Family Doctor Practice vs. General Practice

Family practices are more family-oriented; a general practice welcomes all patients.
Family practices are more family-oriented; a general practice welcomes all patients. (Image: relaxed doctor image by Keith Frith from

Family practice and general practice are significant branches of the medical profession. These practices both exist to provide primary medical care to patients, but there are great differences between the two.

Family Practice

A family practice provides medical care to the entire family. Putting more emphasis on the family unit, a family practice physician (FP) provides more integrated care to all patients within a family.

General Practice

A general practitioner (GP) provides primary care to his patients. GPS practice worldwide and generally work in larger organizations, caring for a wider variety of patients.


A general practitioner's training allows her to diagnose a patient’s condition, but she will often refer the patient to a specialist for further tests and diagnosis. A family practice doctor, on the other hand, diagnoses and provides treatment to a patient regardless of the patient’s medical problem. Some GPS and FPs can conduct minor surgeries within their practices.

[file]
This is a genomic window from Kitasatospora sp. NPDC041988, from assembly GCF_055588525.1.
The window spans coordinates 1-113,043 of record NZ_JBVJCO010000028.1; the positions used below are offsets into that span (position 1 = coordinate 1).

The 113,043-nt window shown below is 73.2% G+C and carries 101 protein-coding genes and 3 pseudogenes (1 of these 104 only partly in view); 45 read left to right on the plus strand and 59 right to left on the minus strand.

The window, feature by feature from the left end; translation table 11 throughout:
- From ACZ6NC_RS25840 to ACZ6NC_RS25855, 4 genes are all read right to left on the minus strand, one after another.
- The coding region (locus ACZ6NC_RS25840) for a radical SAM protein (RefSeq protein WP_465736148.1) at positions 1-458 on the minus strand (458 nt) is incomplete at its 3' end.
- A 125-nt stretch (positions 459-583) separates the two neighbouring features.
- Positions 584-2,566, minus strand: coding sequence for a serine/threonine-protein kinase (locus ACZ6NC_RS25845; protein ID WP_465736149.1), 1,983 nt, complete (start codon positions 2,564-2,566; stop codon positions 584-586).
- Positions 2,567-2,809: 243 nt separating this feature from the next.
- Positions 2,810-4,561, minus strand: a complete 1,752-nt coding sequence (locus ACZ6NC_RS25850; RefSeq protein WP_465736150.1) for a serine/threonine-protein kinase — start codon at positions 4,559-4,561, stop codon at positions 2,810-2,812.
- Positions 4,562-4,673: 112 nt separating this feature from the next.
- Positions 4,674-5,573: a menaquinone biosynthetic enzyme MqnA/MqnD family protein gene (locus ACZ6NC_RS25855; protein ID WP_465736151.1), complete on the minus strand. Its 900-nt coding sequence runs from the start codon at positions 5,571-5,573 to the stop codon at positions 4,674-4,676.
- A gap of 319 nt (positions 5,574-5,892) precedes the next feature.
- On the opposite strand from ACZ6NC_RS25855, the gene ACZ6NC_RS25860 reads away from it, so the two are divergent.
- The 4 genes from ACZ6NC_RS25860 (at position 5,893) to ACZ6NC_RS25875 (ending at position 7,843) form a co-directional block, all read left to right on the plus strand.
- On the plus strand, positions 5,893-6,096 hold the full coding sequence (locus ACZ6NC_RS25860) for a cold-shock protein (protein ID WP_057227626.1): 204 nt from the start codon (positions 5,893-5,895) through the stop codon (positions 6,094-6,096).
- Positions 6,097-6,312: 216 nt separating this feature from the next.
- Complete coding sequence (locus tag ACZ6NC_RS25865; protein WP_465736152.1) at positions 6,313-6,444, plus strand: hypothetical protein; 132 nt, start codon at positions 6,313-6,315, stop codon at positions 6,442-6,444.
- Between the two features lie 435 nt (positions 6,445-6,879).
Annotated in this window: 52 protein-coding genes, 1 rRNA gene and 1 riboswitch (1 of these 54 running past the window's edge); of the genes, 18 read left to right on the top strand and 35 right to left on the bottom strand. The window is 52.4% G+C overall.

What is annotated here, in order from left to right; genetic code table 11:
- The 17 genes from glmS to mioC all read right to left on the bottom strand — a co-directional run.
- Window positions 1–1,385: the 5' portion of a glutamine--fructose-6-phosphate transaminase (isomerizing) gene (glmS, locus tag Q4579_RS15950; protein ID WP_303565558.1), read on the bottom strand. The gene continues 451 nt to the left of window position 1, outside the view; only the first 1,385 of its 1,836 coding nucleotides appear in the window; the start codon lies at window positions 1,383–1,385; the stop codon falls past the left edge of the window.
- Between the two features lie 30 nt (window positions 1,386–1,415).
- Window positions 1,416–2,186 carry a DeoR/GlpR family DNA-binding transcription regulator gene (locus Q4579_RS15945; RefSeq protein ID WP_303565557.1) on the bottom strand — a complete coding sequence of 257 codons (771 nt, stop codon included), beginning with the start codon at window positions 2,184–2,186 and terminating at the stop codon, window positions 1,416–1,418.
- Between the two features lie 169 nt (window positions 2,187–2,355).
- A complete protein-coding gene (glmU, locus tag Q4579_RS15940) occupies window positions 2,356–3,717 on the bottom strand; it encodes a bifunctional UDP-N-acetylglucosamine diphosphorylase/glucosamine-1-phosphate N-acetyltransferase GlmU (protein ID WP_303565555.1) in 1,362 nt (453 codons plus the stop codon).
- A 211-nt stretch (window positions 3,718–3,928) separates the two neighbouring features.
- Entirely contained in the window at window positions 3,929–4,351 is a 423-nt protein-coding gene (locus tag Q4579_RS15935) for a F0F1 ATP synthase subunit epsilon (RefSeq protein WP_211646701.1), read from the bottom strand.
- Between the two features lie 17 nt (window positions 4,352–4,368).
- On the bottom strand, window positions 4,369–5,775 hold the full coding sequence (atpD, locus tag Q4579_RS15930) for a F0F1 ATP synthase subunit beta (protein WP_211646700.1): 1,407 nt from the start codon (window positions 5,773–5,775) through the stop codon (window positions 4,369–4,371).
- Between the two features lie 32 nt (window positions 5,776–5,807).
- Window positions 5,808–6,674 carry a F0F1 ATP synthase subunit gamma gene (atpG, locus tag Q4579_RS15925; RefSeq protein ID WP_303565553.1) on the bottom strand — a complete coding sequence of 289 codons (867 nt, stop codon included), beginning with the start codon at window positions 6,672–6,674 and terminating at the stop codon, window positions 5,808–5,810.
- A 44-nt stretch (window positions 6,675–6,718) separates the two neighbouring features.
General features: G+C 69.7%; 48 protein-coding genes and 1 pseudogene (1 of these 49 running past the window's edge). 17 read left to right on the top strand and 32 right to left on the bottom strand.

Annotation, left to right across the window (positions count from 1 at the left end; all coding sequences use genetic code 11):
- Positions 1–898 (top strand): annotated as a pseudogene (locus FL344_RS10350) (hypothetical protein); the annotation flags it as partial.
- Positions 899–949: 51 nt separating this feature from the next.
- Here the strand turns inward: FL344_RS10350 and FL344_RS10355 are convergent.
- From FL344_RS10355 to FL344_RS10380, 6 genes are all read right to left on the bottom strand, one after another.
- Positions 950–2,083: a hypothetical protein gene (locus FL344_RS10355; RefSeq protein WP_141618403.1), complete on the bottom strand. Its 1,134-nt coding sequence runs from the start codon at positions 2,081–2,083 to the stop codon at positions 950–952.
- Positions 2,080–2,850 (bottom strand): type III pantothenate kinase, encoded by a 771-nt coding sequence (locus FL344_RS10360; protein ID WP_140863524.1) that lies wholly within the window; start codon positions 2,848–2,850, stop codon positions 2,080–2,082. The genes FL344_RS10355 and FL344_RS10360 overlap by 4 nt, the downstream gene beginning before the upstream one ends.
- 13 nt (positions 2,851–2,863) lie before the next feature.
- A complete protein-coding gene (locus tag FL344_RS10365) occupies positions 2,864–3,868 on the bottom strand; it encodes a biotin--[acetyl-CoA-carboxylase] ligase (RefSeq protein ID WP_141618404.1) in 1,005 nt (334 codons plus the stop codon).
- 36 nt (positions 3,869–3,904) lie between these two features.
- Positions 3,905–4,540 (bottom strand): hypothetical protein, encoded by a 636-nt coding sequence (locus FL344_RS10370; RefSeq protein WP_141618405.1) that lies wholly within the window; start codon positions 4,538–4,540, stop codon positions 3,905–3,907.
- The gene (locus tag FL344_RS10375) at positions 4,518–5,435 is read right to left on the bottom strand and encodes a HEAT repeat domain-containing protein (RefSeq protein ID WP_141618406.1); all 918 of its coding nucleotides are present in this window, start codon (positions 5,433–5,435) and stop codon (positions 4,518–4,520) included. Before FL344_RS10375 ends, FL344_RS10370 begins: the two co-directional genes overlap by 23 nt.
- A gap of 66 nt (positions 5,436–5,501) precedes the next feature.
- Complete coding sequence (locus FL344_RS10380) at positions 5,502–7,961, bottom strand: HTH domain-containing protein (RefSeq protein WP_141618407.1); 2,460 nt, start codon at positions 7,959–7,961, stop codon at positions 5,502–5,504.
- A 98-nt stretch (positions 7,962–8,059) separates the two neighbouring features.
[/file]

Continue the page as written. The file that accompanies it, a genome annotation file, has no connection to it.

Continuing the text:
Doctor-Patient Relationships

Because family practices are more family-oriented, offering ongoing care to patients from a young age, family doctors are very familiar with their patients’ family medical history. This may mean that they are more intuitive when it comes to providing treatment. A general practitioner with often only be familiar with his patients’ medical history due to the type of care provided.


In order to practice as a FP, a doctor must complete a three-year medical residency. This will lead to board certification, which doctors must possess to work in United States hospitals. A GP doctor must undergo a one-year internship to obtain her license.

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